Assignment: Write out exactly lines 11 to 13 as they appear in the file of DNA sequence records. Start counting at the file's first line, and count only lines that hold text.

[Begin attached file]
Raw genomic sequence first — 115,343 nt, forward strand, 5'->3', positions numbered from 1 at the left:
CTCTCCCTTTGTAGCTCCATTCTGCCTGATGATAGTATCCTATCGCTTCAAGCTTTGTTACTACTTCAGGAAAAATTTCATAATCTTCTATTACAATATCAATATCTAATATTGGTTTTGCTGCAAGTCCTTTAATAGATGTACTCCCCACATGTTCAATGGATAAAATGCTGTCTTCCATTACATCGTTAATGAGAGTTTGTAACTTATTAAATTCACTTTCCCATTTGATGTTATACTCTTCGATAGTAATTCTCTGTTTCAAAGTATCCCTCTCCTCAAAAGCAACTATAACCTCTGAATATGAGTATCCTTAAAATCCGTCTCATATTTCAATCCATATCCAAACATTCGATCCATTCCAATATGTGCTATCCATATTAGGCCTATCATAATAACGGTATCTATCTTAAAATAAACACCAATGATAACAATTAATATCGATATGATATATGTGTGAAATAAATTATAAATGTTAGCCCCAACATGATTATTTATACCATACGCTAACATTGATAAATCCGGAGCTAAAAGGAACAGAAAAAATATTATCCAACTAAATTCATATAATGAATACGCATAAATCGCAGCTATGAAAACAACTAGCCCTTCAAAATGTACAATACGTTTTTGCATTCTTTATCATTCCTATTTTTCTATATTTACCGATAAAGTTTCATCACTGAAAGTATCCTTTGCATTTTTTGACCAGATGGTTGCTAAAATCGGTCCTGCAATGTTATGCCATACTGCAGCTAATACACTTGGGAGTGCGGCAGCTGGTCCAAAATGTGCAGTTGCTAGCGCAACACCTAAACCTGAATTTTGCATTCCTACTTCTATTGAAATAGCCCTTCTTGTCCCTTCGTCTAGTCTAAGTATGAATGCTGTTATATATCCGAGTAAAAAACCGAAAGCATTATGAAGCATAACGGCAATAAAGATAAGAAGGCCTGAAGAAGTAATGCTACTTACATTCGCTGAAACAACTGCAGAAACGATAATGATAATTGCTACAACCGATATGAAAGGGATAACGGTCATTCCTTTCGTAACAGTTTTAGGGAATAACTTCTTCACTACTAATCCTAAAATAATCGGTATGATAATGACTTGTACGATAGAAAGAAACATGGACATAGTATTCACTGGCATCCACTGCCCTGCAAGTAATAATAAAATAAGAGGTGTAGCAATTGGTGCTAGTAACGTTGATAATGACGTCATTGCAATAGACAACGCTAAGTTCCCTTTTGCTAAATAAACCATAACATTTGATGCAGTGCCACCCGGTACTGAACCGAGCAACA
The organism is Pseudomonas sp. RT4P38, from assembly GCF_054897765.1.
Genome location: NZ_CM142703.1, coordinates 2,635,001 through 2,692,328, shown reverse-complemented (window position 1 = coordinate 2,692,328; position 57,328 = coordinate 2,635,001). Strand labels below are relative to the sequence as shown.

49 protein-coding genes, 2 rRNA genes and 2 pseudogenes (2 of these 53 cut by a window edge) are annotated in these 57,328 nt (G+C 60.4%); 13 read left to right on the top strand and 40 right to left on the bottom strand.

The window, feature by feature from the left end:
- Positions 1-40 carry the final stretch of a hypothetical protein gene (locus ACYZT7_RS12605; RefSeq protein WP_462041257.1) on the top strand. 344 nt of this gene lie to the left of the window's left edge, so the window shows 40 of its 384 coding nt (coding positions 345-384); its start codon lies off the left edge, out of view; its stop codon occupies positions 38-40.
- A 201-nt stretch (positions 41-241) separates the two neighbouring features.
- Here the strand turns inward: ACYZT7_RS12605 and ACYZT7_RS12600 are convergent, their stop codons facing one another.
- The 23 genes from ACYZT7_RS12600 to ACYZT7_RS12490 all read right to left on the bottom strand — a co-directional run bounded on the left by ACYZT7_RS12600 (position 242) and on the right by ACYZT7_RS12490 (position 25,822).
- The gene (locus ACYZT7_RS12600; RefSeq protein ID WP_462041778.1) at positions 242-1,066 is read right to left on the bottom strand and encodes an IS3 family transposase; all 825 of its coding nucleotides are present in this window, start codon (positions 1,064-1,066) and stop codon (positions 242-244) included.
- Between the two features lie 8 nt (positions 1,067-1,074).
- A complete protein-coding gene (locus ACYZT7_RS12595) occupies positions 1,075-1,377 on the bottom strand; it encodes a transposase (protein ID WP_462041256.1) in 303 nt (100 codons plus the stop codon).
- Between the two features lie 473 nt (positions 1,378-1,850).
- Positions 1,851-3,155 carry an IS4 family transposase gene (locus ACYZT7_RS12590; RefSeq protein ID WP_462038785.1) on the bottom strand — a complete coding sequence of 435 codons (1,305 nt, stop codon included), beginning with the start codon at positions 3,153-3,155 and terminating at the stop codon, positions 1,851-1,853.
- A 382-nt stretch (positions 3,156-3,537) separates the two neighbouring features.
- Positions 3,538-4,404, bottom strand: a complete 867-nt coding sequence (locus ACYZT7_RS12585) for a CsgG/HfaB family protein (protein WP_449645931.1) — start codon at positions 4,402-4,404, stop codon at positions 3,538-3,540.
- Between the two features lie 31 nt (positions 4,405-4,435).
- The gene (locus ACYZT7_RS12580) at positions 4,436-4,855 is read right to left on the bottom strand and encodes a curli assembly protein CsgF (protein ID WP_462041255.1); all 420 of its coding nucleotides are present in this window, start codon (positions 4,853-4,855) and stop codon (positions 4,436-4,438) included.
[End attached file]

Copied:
- The gene (locus ACYZT7_RS12600; RefSeq protein ID WP_462041778.1) at positions 242-1,066 is read right to left on the bottom strand and encodes an IS3 family transposase; all 825 of its coding nucleotides are present in this window, start codon (positions 1,064-1,066) and stop codon (positions 242-244) included.
- Between the two features lie 8 nt (positions 1,067-1,074).
- A complete protein-coding gene (locus ACYZT7_RS12595) occupies positions 1,075-1,377 on the bottom strand; it encodes a transposase (protein ID WP_462041256.1) in 303 nt (100 codons plus the stop codon).